The goal of the course is that of providing the basic tools for understanding, designing and using analysis tools on computational systems aiming at verifying properties and/or extracting functionalities of systems under analysis. In the context of the CdS, the course provides context knowledge and cross capabilities useful for analyzing software systems both from the developer point of view and from the point of view of who aims at extracting functionalities from unknown systems (reverse engineering). At the end of the course, the student will be able to show knowledge and comprehension capabilities that allow him/her to elaborate and/or apply original ideas in the fields of software analysis and verification, potentially in research contexts; to solve problems of program analysis in new and not familiar fields, included in wider contexts, related to their field of study; to study and to search for study material concerning system and program analysis in autonomy.
Introduction to program analysis and verification.
Static analyses: Data-flow analysis based on CFG, Static analysis based on semantics (abstract interpretation), numerical analysis, alias and inter-procedural analysis (nods)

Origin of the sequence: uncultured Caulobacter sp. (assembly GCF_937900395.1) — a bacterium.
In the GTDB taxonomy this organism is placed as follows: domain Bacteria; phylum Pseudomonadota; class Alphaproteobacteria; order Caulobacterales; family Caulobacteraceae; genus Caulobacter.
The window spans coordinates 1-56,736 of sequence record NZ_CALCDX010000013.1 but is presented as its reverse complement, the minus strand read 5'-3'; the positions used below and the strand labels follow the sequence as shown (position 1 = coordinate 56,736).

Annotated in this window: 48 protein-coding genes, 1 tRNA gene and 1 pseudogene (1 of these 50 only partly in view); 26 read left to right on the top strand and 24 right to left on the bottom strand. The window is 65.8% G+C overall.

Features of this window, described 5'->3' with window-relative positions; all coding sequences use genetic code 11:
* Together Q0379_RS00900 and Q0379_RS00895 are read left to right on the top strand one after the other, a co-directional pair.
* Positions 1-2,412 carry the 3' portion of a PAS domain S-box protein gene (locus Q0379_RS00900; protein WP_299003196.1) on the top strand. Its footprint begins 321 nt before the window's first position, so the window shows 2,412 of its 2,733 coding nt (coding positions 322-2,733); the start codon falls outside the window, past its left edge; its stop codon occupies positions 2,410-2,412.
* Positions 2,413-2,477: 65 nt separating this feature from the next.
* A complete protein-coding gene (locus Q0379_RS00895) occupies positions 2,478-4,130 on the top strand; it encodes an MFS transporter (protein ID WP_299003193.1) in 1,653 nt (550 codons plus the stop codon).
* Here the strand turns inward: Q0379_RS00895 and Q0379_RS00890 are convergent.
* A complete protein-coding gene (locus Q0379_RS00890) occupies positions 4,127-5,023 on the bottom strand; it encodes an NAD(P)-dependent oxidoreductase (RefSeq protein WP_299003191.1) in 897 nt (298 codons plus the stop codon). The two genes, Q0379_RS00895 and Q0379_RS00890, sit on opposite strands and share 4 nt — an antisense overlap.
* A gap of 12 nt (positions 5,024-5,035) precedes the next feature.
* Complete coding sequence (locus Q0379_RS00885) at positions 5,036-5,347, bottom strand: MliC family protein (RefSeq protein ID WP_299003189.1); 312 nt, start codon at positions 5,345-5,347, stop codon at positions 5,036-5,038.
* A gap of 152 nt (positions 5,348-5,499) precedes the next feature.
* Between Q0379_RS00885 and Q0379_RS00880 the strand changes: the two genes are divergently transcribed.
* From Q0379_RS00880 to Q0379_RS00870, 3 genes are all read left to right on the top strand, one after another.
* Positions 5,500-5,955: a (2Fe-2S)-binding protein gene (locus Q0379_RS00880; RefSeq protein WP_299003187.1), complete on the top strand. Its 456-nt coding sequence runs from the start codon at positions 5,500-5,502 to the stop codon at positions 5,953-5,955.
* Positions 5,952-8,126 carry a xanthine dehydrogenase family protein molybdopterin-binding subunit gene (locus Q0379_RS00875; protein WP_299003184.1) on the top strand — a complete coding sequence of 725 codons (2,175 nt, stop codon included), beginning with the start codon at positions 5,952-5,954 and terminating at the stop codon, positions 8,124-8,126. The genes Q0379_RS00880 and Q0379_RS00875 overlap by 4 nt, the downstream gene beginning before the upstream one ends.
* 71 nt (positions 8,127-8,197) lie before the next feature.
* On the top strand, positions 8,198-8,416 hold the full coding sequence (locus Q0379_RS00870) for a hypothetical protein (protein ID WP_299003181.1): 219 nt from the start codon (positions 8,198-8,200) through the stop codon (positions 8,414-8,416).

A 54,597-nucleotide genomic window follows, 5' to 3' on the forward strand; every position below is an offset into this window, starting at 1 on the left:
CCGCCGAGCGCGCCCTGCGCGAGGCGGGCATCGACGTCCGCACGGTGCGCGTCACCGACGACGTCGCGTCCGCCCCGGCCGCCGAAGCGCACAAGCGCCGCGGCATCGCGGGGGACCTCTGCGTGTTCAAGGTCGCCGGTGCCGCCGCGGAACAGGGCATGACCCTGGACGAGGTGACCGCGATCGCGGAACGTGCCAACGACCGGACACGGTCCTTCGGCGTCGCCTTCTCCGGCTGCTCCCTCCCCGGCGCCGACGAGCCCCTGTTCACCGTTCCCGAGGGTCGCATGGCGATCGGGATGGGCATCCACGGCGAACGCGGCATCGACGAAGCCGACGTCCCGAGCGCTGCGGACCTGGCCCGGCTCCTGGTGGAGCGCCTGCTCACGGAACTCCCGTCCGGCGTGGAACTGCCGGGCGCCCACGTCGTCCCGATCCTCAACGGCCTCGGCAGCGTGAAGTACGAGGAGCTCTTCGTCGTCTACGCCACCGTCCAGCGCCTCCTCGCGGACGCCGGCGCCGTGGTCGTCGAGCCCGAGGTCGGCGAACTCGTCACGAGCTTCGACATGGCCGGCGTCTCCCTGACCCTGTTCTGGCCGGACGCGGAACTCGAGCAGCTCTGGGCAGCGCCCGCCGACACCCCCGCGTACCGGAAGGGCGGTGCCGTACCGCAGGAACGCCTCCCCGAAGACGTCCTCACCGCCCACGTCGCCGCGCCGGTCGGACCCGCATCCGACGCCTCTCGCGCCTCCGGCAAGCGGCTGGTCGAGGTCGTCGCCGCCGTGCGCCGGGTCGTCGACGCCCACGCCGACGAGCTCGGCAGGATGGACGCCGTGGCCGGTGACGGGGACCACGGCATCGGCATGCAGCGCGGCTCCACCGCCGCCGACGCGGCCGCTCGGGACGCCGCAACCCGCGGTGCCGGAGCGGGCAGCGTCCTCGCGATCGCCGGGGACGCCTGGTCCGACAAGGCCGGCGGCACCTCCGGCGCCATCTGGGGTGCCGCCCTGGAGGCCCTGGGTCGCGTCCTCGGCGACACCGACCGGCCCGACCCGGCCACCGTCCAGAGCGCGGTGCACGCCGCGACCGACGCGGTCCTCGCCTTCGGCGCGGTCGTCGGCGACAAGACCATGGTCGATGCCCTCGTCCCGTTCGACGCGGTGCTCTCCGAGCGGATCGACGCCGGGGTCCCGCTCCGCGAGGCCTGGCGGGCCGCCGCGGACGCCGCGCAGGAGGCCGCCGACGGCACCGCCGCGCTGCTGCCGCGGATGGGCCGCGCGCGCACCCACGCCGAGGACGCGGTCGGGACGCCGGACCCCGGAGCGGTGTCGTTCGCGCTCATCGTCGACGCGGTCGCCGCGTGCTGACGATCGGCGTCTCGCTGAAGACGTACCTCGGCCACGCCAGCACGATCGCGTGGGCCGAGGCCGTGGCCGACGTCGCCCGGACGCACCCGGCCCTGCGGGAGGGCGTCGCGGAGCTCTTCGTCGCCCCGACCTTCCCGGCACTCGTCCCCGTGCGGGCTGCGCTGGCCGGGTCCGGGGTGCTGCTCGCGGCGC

Dynamic analyses: Formal foundations of testing, Monitoring.
Verification: Model checking
Slicing: Transformation technique for program analysis and verification.
|Seidl, Helmut, Wilhelm, Reinhard, Hack, Sebastian||Compiler Design Analysis and Transformation (Edizione 1)||Springer||2012||978-3-642-17548-0|
|Keith Cooper, Linda Torczon||Engineering a Compiler, Second Edition (Edizione 2)||Elsevier||2012||012088478X|
|Xavier Rival, Kwangkeun Yi||Introduction to Static Analysis: An Abstract Interpretation Perspective||MIT||2020|
|Edmund M Clarke, Orna Grumberg, Doron Peled, Doron Peleg||Model Checking (Edizione 2)||MIT||2018||9780262038836|
|Christel Baier and Joost-Pieter Katoen||Principles of Model Checking||MIT press||2008|
|F. Nielson, H. R. Nielson and C. Hankin||Principles of Program Analysis||Springer-Verlag||1999|
The exam is structured in two parts and may be completed in two different manners:
- Written exam + Project
- Written exam + Oral (mandatory for evaluation greater than 26)
The goal of the written exam is that of verifying a sufficient understanding of the notions presented during the course. The goal of the project is that of verifying the capability of retrieving study material and of re-elaborating independently and in autonomy the notions acquired during the course.
The goal of the oral exam is that of verifying an advanced understanding of the notions presented during the course and a clear capability of re-elaborating the studied notions.
Written exam: set of questions on the whole program of the course
Project: detailed study of a specific problem or case study in the context of program analysis (written relation+presentation with slides)
Oral exam: questions on the whole program of the course